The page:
But I’ve been missing out.

I recently tasted through six Greek wines and found lots to like. I’m especially intrigued by the unique flavor profiles and food-friendly approach of wines made from the indigenous red grape, Agiorgitiko. For my palate, the wines from Claudia Papayianni stole the show, especially the Viognier-Assyrtiko blend, which would be killer with all sorts of seafood.

These Greek selections come from Stellar Imports, and they were received as trade samples and tasted sighted. Read the rest of this entry »

Daily Wine News: Persuasive and Pure

Posted by | Posted in Wine News | Posted on 03-20-2015

Cathy Corison (Corison Winery)

Cathy Corison (Corison Winery)

In the New York Times, Eric Asimov praises Cathy Corison for making cabernet her way in Napa Valley. “Best of all, they demonstrate plainly that Napa cabernet can speak transparently and persuasively in a pure, restrained voice without artifice or bombast.”

CBS reports that some of the country’s top selling wines have “very, very high levels of arsenic.” More than 24 California winemakers are being sued.

Champagne producers are “especially giddy” over the weaker Euro, reports Jason Chow in the Wall Street Journal. But “while the current exchange rate is a potential boost to producers…the strong dollar has yet to translate into lower prices for American drinkers.”

Elsewhere in the Wall Street Journal, Will Lyons offers his top 5 Paris wine bars.

“A Vineyard Dispute, $800,000 in Cash and Two Dead in Napa.” More on Monday’s fatal shooting in Napa in the New York Times.

In the Guardian, Fiona Beckett encourages you to support your local independent wine store.

W. Blake Gray thinks Avignonesi’s ordinary wines are better than their highest-class wine. “Because they were for drinking, not tasting. Or scoring.”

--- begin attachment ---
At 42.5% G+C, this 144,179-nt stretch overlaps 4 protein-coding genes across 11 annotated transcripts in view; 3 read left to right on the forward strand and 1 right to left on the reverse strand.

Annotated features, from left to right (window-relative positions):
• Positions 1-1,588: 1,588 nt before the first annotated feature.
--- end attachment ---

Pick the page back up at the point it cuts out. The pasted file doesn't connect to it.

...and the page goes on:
In Punch, Christopher Ross on sommeliers who are pushing the boundaries of service.

An Asian species of fruit fly spread throughout European vineyards last summer. In Wine Spectator, Neville Galvin looks into whether it’s here to stay.

“Are some wine tasters simply better than others by means of raw talent?” asks Jamie Goode.

In Palate Press, Michelle Locke visits Montefalco for the region’s Sagrantino wines.

“Wine Experts Give First Rating of Bordeaux 2014,” in Wine Searcher.

Daily Wine News: Wise Investments

Posted by | Posted in Wine News | Posted on 03-19-2015

Not such a "dumb investment" after all (Wikimedia)

Not such a “dumb investment” after all (Wikimedia)

In Wine Searcher, W. Blake Gray looks at how Cakebread – an Oakland garage owner’s “dumb investment” – turned into one of America’s favorite wines.

“2013 was not the easiest of vintages in Alsace,” says Panos Kakaviatos in Harpers. But “it is really hard to go wrong with Zind Humbrecht in 2013.”

An unusual proposal from the Tax & Trade Bureau (TTB) would allow wines to be labeled with the grapes’ AVA of origin, if “fully finished” in an adjacent state. Who would benefit? Jane Firstenfeld investigates in Wines & Vines.

In Palate Press, Roger Morries shares his thoughts about “Provence’s failure thus far to distinguish itself as a premium wine region.”